Understanding Start Ups:
The Good vs. The Bad
We all know the amount of start ups in New York, the United States, and the world are growing at an increasing rate, but how can we distinguish which ones will grow and which ones will crumble?
By looking at key success factors and trends, along with looking at strategic investment, you will be able to gauge if a startup has what it takes to sustain and grow.
Key Success Factors:
1. The Founders: Founders with experience in the industry. A good mix of coding and business development.
2. The Team: Look for a team that is united. People who come from similar backgrounds and are passionate about this new idea.
3. Urgency: See if the product or service has an urgent need in the market at that specific time. For example, Netflix became successful because at the time of their start-up, because video started to be recorded on dvd, which was cheap enough to ship.
4. Uniqueness: Look for a product that is unlike any other. A product or solution that no other competitor can accomplish.
Investment Approach: Look at investment news, Angel Investors are all tech investors who own their own companies, and know what start ups will see sustainable growth and boast a safe ROI.
Reid Hoffman, CEO of Linkedin, invested millions into Facebook, Zynga, and Flickr all as start ups.
Chris Sacca, former employee of Google, invested in photobucket, instagram, twitter, and turntable.fm.
Peter Thiel, cofounder of Paypal, originally invested $500,000 into Facebook for 10% of the company. Also invested in Friendster, Linkedin, and Yelp.
Chris Dixon, co-founder of Hunch, invested in Skype and Milo.
“That is the most important aspect to the investment. The environment changes, you discover flaws in your original concept, and good entrepreneurs adapt and change. The only way you would’ve seen it is if you’d understood the passion and guts of the people involved.” – Chris Dixon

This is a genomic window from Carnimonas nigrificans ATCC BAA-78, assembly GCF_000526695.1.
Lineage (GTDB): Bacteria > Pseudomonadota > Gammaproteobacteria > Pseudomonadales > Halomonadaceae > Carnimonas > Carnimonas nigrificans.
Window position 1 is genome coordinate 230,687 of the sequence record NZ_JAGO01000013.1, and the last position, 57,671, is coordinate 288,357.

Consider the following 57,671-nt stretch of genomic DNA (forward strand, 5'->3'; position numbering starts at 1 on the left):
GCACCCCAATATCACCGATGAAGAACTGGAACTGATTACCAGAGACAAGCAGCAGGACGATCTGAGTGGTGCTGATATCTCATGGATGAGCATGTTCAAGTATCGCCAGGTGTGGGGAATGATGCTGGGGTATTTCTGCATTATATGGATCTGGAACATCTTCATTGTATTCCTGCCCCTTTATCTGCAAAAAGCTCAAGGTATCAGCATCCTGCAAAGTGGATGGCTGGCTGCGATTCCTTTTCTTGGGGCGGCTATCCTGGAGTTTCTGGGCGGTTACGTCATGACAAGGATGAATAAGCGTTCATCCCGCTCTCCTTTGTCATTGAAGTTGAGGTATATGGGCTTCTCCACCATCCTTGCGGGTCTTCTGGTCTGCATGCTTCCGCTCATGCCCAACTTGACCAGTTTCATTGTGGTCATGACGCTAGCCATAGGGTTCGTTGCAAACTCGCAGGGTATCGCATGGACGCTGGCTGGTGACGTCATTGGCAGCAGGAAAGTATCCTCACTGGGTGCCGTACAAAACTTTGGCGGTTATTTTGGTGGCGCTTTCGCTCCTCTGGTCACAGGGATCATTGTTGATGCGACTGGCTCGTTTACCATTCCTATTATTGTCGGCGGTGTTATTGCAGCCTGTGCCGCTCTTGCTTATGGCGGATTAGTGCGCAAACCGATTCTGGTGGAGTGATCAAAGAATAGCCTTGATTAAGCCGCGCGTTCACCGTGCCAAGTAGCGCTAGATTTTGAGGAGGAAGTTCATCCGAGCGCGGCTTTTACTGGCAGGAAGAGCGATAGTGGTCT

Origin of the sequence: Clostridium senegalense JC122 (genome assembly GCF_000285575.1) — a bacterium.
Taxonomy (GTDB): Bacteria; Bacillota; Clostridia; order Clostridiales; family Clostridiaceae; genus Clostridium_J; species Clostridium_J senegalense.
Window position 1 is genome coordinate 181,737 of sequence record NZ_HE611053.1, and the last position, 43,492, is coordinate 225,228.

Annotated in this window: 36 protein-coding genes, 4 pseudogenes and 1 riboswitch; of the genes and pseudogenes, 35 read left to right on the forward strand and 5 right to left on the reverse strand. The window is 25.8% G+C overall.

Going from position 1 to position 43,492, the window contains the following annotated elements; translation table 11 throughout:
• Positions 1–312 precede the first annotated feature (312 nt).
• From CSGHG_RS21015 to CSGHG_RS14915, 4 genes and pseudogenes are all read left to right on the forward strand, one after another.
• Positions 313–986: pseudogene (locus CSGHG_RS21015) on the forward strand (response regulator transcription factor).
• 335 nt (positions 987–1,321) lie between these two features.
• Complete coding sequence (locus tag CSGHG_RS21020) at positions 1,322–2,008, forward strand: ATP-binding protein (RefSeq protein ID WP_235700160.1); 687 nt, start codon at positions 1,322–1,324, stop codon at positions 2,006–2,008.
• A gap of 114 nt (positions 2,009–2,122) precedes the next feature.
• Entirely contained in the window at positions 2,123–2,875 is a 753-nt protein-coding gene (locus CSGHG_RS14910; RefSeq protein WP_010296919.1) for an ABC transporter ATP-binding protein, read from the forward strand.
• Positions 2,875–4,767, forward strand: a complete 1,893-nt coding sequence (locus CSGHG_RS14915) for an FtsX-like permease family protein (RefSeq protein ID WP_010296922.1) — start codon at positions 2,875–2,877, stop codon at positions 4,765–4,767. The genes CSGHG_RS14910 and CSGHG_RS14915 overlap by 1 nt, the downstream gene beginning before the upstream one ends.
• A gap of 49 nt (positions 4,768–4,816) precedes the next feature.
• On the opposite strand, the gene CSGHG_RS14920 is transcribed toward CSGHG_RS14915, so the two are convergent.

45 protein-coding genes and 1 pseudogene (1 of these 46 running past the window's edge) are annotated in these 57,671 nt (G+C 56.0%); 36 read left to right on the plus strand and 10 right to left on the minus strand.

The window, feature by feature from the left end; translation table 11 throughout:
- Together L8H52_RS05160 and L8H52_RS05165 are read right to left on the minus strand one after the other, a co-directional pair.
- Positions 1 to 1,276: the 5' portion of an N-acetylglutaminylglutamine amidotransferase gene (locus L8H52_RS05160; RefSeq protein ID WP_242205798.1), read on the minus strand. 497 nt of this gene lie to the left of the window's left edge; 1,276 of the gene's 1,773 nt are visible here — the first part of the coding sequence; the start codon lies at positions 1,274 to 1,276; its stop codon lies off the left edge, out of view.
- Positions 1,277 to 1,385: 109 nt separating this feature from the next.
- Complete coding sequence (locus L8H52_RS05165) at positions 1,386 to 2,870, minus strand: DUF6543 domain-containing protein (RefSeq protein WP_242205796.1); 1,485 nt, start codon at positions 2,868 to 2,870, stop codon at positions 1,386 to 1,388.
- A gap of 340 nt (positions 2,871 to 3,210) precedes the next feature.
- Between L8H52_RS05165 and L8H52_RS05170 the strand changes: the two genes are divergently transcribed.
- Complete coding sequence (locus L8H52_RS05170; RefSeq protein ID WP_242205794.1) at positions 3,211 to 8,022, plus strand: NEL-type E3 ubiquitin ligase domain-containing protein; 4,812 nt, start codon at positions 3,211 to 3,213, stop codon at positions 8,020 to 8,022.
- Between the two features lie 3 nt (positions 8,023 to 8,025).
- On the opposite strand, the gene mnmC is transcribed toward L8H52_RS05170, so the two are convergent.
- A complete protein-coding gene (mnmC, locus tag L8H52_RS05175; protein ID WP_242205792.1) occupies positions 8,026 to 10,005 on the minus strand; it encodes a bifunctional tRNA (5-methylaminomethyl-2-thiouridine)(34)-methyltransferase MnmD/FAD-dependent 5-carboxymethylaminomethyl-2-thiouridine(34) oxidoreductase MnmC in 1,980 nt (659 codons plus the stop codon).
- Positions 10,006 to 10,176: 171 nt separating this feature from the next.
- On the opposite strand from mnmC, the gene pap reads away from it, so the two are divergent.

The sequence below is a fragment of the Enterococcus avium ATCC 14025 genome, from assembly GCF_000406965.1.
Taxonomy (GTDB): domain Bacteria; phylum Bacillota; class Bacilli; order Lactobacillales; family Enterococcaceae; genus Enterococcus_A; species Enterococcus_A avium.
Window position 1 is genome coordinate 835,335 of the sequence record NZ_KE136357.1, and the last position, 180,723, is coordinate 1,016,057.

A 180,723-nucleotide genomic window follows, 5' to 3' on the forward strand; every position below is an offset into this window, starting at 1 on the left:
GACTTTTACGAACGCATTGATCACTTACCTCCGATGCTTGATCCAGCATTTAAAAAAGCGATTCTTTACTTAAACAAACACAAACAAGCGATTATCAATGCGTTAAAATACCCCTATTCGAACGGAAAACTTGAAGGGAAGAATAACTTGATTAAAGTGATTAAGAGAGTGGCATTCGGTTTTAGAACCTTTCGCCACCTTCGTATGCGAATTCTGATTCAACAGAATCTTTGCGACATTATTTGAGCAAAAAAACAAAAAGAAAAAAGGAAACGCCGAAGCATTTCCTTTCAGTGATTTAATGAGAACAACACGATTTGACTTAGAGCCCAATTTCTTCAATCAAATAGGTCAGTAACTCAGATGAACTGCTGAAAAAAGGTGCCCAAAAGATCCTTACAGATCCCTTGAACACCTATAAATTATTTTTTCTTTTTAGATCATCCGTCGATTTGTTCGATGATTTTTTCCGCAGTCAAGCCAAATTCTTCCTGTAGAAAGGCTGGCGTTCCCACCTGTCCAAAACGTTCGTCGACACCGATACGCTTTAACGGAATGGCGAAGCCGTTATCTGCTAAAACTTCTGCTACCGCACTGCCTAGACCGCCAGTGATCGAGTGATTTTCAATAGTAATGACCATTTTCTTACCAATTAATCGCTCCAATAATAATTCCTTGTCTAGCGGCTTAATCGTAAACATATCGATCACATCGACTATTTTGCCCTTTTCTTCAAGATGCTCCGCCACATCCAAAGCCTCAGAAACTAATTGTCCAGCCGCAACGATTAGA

Lastly, Ashton Kutcher, has made over 40 start up investments and owns his own investment fund.
Look at the founders: Founder’s who understand and have experience in the industry they entered and also to understand the problem they are solving.
Product Reach: A product or service that will reach millions and keep them engaged.
Unique Value Preposition: A start up that has a clear mission, and can distinguished from their competitors.
Is the product trendy? If the product/service is in a market that is global, and is trending, seed investment will be attractive. Websites out there that track global business/entertainment/media trends, www.cassandradaily.com, www.trendwatching.com, and www.springwise.com.
Capital Efficiency: Will investors be attracted to invest throughout a startups growth.
Now that we can see what types of tech startups Angel Investors are attracted to, let’s take a look at what they stay away from.
So when are they hiring in the startup cycle?
See visual of start up cycle – startupgenome.cc
- Discovery: 1 – 5 people come up with an idea.
- Validation: Those founders bring on developers and programmers to see if their product or solution can work.
- Efficiency: Analysts and more developers are brought on to refine the process.
- Scale: As growth increases, the company grows strategically.
Interesting Statistics about Founders of Start-Ups.
*Taken by a Start Up Genome analysis of 3,200 tech start ups in the world.
- Solo founders take 3.6x longer to reach scale stage compared to a founding team of 2.
- Balanced teams with one technical founder and one business founder raise 30% more money, have 2.9x more user growth.
- Founders that don’t work full-time have 4x less user growth and end up raising 24x less money from investors.
- Most successful founders are driven by impact rather than experience or money.
- 72% of founders find out that their initial intellectual property is not a competitive advantage.
- Startups that haven’t raised money overestimate their market size by 100x and often misinterpret their market as new.